Ahead of the Apple Card's planned summer launch, Apple is now testing its upcoming Goldman Sachs credit card with thousands of retail workers, reports Bloomberg. Apple was previously allowing its corporate employees to test the Apple Card, but is now expanding testing to a much larger group through an internal beta program that launched this week. Employees are able to sign up directly from their personal devices, with the Apple Pay portion of the card activated immediately and a card scheduled to be sent within two to three weeks. Employees are receiving APRs between 13.24 percent and 24.24 percent, the same APR range that will be provided to consumers. With thousands of retail workers available, the expansion marks the first wide scale test, allowing Apple to find and address bugs and other problems before the Apple Card launches to the public. Apple employees have been asked not to discuss the card, but they are allowed to use it in public to make purchases.Screenshots of the employee beta of the Apple Card show that test versions of the card are fully functional and include the ability to receive daily cash back, pay bills, see an order status for a physical card and receive technical support via text messaging. Users can also schedule payments, access their credit limit and manage connected bank accounts, among other tasks. Users will also have the ability to set the Apple Card as the default payment method for Apple purchases.The Apple Card, created in partnership with Goldman Sachs, is deeply integrated into the iPhone and the Apple ecosystem. It

Citigroup Reportedly Passed on Apple Card Due to Profitability Concerns

Apple is set to launch its own credit card this summer in the United States in partnership with investment bank Goldman Sachs and Mastercard. The aptly named Apple Card will be built into the Wallet app on the iPhone, with a physical version available for use at stores that do not accept contactless payments. Apple is aiming to shake up the credit card industry by collecting no fees whatsoever, offering one to three percent cash back paid out on a daily basis, and providing consumers with interactive features such as color-coded spending summaries in the Wallet app to assist with spending and budgeting. Now, a report says those consumer-friendly plans led some other banks to ultimately pass over the Apple Card opportunity. According to CNBC, Citigroup was in advanced negotiations with Apple over the card, but pulled out amid doubts that it could earn an acceptable profit on the partnership. The report claims that other banks, including J.P. Morgan Chase, Barclays, and Synchrony, also bid on the Apple Card business. Goldman Sachs has an advantage over those other banks since it does not already offer its own consumer credit cards, so it does not have to worry about potentially cannibalizing one of its own businesses. "Goldman Sachs seeks to disrupt consumer finance by putting the customer first. We are excited for customers to use Apple Card, which is designed to help people take control of their financial lives," a spokesperson for the bank told CNBC. Apple Card support will likely be added in iOS 12.4, with some Apple employees already receiving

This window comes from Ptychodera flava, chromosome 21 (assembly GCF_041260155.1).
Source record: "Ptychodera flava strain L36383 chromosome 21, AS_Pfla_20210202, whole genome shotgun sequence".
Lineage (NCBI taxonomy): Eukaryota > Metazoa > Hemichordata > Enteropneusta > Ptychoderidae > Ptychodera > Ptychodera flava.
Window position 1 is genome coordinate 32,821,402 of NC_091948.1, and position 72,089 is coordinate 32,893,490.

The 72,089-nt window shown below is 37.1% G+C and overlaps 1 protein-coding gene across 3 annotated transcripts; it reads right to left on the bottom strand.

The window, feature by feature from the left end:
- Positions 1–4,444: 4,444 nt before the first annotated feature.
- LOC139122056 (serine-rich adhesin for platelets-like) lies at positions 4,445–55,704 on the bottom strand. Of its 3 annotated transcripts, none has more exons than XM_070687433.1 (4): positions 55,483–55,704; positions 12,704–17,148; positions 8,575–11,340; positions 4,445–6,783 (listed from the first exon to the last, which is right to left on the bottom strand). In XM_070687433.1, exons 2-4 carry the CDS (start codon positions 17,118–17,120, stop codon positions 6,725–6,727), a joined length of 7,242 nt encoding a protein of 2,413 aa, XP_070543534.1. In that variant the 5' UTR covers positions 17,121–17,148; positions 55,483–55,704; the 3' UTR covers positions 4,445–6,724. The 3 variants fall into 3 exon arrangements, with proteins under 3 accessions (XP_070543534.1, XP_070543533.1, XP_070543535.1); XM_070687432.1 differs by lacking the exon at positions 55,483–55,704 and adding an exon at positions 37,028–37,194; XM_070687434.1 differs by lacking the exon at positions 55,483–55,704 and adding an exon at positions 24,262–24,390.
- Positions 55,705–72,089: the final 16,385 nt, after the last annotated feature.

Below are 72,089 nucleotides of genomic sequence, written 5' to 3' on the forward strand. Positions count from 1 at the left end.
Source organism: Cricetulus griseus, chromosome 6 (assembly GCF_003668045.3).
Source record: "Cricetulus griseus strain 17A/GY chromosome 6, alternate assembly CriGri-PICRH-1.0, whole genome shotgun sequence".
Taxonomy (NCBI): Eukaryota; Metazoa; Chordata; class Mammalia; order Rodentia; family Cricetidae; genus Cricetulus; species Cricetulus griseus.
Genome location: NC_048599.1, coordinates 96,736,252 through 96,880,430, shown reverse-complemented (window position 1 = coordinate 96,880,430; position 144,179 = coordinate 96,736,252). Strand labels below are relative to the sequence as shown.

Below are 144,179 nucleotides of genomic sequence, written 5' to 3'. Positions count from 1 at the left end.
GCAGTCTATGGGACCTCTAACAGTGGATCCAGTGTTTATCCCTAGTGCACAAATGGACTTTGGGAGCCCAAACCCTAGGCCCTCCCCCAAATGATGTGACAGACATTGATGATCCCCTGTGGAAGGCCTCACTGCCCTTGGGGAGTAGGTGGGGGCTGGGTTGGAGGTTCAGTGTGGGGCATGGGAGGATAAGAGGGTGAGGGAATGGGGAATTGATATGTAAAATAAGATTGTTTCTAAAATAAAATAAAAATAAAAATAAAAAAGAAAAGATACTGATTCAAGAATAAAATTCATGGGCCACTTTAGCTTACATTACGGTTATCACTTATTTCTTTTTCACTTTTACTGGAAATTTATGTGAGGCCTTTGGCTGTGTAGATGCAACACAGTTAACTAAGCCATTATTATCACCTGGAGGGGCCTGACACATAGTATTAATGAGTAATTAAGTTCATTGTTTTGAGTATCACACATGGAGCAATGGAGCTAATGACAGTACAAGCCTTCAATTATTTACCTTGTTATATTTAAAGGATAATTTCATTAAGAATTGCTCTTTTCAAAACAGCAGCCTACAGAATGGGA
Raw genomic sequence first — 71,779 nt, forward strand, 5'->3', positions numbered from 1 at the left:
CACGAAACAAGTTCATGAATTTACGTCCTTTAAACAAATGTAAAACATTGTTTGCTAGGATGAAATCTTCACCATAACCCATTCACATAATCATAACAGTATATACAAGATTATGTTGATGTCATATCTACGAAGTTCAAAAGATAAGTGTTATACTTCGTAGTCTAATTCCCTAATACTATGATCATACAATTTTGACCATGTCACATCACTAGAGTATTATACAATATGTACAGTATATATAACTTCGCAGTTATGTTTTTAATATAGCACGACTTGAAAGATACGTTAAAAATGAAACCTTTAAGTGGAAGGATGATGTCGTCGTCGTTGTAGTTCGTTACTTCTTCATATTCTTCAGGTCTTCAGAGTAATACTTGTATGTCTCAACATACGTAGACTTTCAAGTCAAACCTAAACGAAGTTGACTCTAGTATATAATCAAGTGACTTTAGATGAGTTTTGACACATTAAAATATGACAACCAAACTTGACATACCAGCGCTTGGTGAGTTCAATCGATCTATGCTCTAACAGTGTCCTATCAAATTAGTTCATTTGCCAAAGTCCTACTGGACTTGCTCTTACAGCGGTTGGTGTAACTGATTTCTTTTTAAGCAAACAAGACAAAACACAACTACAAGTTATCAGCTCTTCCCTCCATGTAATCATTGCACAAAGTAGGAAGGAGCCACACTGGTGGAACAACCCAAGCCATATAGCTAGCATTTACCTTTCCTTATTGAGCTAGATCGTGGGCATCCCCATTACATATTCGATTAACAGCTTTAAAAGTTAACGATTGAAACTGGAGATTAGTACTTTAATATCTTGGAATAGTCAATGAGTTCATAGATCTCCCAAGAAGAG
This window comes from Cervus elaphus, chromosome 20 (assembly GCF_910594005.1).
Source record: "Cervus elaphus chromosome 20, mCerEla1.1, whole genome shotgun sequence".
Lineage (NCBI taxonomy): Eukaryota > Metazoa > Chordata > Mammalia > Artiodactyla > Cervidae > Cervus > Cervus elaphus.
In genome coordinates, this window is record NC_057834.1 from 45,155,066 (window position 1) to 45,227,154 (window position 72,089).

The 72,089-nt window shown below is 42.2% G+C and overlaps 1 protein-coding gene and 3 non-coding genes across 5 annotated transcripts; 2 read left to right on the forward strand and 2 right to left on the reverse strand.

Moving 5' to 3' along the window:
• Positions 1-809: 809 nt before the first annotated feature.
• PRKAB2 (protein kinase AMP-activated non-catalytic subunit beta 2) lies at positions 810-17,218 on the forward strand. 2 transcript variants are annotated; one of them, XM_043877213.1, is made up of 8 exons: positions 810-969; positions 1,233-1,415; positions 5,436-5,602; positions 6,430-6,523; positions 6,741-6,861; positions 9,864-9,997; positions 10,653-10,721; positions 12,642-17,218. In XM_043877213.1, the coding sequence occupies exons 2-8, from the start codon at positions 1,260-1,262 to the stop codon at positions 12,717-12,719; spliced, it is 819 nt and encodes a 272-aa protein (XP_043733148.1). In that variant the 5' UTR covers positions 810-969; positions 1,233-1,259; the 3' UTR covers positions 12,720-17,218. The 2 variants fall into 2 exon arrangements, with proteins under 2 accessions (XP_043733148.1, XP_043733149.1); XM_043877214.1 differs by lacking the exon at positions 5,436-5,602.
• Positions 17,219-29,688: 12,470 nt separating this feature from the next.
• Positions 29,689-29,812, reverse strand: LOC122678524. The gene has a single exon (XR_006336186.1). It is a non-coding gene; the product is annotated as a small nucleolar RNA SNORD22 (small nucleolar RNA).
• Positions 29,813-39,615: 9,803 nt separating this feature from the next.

Apple Employees Starting to Receive Apple Cards (Photos)

Mobile leaker Ben Geskin shared images on Twitter of the consumer packaging of the new Apple credit card coming from Apple. Geskin reports some Apple employees are already starting to get the card which was announced in March. Some Apple employees are getting Apple Card, so I received this photos, edited the name to protect the source and this also works as a watermark 😊👌🏻 https://t.co/UcSzcEDY3v— Ben Geskin (@BenGeskin) May 12, 2019 In the images, the actual Apple employee's name was replaced by Geskin's to protect their identify. The packaging shows a similar pairing process as the AirPods, with instructions to "Wake iPhone and hold here." The Apple Card resides both digitally in your iPhone for Apple Pay payments but also comes in a physical form made entirely of titanium. The card is laser etched with your name and does not have the card number or expiration date printed on it. Instead, those numbers will be available on your iPhone's Wallet App. There's still a traditional magstripe on the back, along with a built-in chip for chip and pin purchases. The Apple Card is expected to launch this summer.

Apple Card Won’t Support Multiple Users, No Cost Associated With Physical Card

Apple this summer will introduce the Apple Card, a new credit card that it's offering in partnership with Goldman Sachs. Apple presented the Apple Card at its March 25 event and launched an Apple Card website, but there were still many questions about how it will work. TechCrunch's Matthew Panzarino today shared some new details on the Apple Card that were provided by Apple, giving a little more insight into how it will work and answering a few of the questions we saw from MacRumors readers. First and foremost, Apple Card is not going to support multiple users. People who use a single account with two shared credit cards at the current time are not going to be able to do the same thing with Apple Card. It's one card per person and one card per account. There is no cost associated with the physical Apple Card, even though it's made of laser-etched titanium. Apple isn't going to charge you for the card itself and there isn't going to be a penalty fee if you lose it and need a replacement. There is an in-app option to freeze your card in the event that it's stolen. Speaking of the physical Apple Card, Apple has implemented a neat activation method - you'll just tap it against the iPhone when you get it, without the need to place a phone call for activation like you have to do with existing credit and debit cards. When using the physical card, no signatures will be required. Though it's tap to activate, the physical card itself isn't going to support contactless payments. You need your iPhone for that. Paying your balance can be done in the Wallet app